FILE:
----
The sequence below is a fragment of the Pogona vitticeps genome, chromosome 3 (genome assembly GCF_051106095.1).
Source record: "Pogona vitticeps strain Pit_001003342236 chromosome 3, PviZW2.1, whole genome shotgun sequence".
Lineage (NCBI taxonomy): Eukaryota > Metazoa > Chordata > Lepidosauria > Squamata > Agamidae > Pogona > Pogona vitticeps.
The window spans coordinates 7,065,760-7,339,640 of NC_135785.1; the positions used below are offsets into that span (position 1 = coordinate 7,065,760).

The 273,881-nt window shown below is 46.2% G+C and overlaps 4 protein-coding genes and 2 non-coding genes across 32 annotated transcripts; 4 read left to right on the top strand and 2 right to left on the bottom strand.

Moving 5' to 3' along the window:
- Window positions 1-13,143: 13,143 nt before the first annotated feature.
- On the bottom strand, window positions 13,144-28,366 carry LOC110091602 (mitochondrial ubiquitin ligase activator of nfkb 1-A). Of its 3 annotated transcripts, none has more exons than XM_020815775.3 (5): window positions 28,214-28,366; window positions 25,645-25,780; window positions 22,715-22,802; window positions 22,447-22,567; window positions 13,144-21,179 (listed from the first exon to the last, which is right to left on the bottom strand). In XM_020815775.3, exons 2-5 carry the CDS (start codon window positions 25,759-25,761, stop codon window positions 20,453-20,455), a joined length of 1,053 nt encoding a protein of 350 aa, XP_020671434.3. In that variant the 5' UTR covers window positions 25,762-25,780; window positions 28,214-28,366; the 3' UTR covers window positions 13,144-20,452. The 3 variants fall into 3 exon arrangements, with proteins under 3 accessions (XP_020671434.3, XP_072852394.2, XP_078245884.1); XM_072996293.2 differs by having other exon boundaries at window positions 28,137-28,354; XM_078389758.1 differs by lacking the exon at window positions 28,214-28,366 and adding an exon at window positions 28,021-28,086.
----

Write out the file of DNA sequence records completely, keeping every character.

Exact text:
The sequence below is a fragment of the Pogona vitticeps genome, chromosome 3 (genome assembly GCF_051106095.1).
Source record: "Pogona vitticeps strain Pit_001003342236 chromosome 3, PviZW2.1, whole genome shotgun sequence".
Lineage (NCBI taxonomy): Eukaryota > Metazoa > Chordata > Lepidosauria > Squamata > Agamidae > Pogona > Pogona vitticeps.
The window spans coordinates 7,065,760-7,339,640 of NC_135785.1; the positions used below are offsets into that span (position 1 = coordinate 7,065,760).

The 273,881-nt window shown below is 46.2% G+C and overlaps 4 protein-coding genes and 2 non-coding genes across 32 annotated transcripts; 4 read left to right on the top strand and 2 right to left on the bottom strand.

Moving 5' to 3' along the window:
- Window positions 1-13,143: 13,143 nt before the first annotated feature.
- On the bottom strand, window positions 13,144-28,366 carry LOC110091602 (mitochondrial ubiquitin ligase activator of nfkb 1-A). Of its 3 annotated transcripts, none has more exons than XM_020815775.3 (5): window positions 28,214-28,366; window positions 25,645-25,780; window positions 22,715-22,802; window positions 22,447-22,567; window positions 13,144-21,179 (listed from the first exon to the last, which is right to left on the bottom strand). In XM_020815775.3, exons 2-5 carry the CDS (start codon window positions 25,759-25,761, stop codon window positions 20,453-20,455), a joined length of 1,053 nt encoding a protein of 350 aa, XP_020671434.3. In that variant the 5' UTR covers window positions 25,762-25,780; window positions 28,214-28,366; the 3' UTR covers window positions 13,144-20,452. The 3 variants fall into 3 exon arrangements, with proteins under 3 accessions (XP_020671434.3, XP_072852394.2, XP_078245884.1); XM_072996293.2 differs by having other exon boundaries at window positions 28,137-28,354; XM_078389758.1 differs by lacking the exon at window positions 28,214-28,366 and adding an exon at window positions 28,021-28,086.